Things we do
The Lindemann lab researches mechanisms by which diet influences the gut microbiome and the effects of those microbial shifts on host health, including inflammation and gut colonization by pathogens. The goal is to discover dietary solutions to health problems such as Crohn’s disease, diabetes, inflammatory bowel disease, colorectal cancer, ulcerative colitis and more. Specifically, the Lindemann lab focuses on using molecular ecology techniques to understand how diet influences the composition and stability of the gut microbiome; how gut microbiome metabolism of dietary components influences production and absorption of bioactive microbial metabolites; how metabolic interactions between microbes alter polysaccharide fermentation and nitrogen metabolism in the colon; and how these interactions between beneficial microbes exclude pathogenic organisms and modulate inflammation in the colon.
Large grain particles often go undigested through the intestinal tract. Around the world, many grains are not consumed as large grains, but instead as finely processed powders, allowing for enhanced digestibility. The human gut microbiome is largely responsible for degrading grain particles – including diverse natural polysaccharides that are unavailable to human enzymes. Very little is known regarding the influence of particle structure and size on gut ecology and function. This project aims to determine whether the differences in grain bran size select in vitro for different microbial communities from the same fecal inoculum, and whether phylogenetically linked organisms have species level substrate-dependent differences. Ultimately, we are aiming to identify genomic variances that allow similar organisms to differently utilize the soluble (supernatant) and insoluble (particle) substrates. Towards this goal, we are using metagenomic analysis to distinguish relevant putative proteins involved in substrate-based selection. A combination of contig assembly, genome binning, and relative abundance calculations allow for the observation of informative genomes whose comparisons shed light on their respective resource preferences.
Genome encoded properties are responsible for microbial competition for carbohydrates. Glycoside hydrolases, while responsible for metabolism of a given polysaccharide do not allow for long chain-length polymers to be digested without competition. Therefore, it is likely that differences in transport strategies and hydrolase location likely influence the outcome of microbial competition for a resource. In vitro cultivation and evolution of strains capable of metabolizing dietary fibers with varying sizes combined with whole genome sequencing will determine responsible genetic features. Future experiments will combine computational modeling, chemical biology with probes, and high throughput screening of host impact to determine ecological relationships and carbohydrate structures.
Dietary fibers are typically plant carbohydrates that cannot be digested by the human system. Dextrins are a class of dietary fibers that are made of D-glucose units linked by α-(1→4) or α-(1→6) glycosidic bonds and can be created during human digestion, malting and mashing, or during the baking of bread. While abundant research is available on the simple substrate or mixed polysaccharide consumption by microbial communities, little is known regarding the effect of defined complex substrates on these same communities. This project aims to determine the effect of increasingly complex substrates with the same fundamental building blocks on microbial ecology. Specifically, intestinal microbial communities fed with dextrins of varying molecular weights, degrees of polymerization, and linkage types, can be observed for community shifts and selection after both extended incubation and passage.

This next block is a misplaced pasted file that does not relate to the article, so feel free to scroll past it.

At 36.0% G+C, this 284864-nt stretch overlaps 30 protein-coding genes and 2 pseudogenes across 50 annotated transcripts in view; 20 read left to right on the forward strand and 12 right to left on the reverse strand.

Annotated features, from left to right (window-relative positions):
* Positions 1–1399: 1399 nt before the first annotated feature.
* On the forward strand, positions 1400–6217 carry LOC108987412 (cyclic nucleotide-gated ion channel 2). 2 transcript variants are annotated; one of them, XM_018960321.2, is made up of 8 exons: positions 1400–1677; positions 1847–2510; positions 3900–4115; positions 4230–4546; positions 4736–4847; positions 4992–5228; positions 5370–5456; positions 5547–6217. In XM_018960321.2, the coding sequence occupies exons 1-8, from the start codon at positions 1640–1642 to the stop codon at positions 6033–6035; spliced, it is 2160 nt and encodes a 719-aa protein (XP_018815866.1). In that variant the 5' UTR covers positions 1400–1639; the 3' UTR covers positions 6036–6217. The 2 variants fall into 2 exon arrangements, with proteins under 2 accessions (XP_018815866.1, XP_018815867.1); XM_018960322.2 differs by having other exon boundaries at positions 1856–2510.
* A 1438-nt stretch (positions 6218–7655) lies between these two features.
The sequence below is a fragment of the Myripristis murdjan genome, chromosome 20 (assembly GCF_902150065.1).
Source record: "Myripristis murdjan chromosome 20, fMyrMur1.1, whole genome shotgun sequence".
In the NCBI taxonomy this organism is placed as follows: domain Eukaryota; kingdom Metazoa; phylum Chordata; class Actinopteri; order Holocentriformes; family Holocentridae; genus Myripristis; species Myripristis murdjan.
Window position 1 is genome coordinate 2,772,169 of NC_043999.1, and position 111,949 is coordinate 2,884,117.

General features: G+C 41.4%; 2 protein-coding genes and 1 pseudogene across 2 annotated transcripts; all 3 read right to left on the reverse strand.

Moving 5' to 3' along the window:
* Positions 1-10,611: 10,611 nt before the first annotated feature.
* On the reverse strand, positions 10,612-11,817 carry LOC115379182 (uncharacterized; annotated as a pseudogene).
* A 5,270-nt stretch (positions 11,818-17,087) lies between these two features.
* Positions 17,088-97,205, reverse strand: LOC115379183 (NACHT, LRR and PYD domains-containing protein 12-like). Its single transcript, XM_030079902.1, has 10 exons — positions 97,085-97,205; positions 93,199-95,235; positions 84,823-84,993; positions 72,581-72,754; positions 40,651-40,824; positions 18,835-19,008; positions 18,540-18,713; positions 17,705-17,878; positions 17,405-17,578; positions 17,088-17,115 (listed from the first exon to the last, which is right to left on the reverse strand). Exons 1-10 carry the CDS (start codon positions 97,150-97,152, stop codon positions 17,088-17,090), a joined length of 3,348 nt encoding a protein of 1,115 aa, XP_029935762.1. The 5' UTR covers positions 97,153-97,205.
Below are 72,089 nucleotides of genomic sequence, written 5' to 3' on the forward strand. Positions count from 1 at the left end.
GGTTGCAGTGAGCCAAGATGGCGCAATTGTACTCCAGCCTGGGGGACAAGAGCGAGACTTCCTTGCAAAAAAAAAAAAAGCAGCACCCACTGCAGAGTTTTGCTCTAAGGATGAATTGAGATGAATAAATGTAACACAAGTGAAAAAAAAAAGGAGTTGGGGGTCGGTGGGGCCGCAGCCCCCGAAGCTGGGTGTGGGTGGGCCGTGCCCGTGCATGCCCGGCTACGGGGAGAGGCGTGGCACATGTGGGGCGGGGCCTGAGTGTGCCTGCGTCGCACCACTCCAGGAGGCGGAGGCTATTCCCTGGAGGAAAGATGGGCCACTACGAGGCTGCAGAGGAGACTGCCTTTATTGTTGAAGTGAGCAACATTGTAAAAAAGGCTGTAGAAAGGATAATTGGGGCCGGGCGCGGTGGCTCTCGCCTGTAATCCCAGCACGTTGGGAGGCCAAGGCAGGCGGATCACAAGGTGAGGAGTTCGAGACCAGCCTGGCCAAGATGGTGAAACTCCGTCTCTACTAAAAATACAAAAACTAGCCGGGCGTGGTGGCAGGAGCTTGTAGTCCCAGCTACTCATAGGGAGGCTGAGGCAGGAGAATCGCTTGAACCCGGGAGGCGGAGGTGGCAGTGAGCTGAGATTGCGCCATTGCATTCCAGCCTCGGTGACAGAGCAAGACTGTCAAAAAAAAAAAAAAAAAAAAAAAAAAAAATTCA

Extending on work completed with the dietary fiber dextrins, arabinoxylans also provide a vehicle for understanding how fine differences in fiber chemical structure leads to structural and functional shifts in gut microbiota composition in vitro. This project aims to resolve the microbial species level differences and rationally employ different AX structures to shape microbial community structure and function. Specifically, correlating the physical, chemical, and structural characteristics of arabinoxylans with the metabolic fate of these fibers and the microbial community will reveal members responsible for and enriched by specific diets.
Hoping to understand the ecological principles governing consumption of oligosaccharides by communities. Specifically, seeking to identify how differential gene content and regulation among members influence the outcomes of competition for oligosaccharides in communities, and, in turn, host physiology. Projects under this purview entail construction of dynamic compositional and metabolic models to simulate and predict the outcomes of interactions among community members of oligosaccharide-fermenting consortia. Utilizing metagenomic and genome reconstruction, multi-omic functional analysis, and metabolic modeling models will be tested to relate microbial gene content / regulation and competitive advantage on diverse carbohydrate substrates.
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The mission of the Lindemann Lab is to train well rounded conscientious scientific leaders with the passion, ability, and persistence to transform the world and to generate the knowledge and tools required to predict and control microbiomes for human health, economic benefit, and environmental sustainability. Our chief aim is to build exceptional leaders, from that, exceptional research follows. If you are interested in joining the Lindemann Lab, please send your CV and a cover letter to Dr. Stephen Lindemann.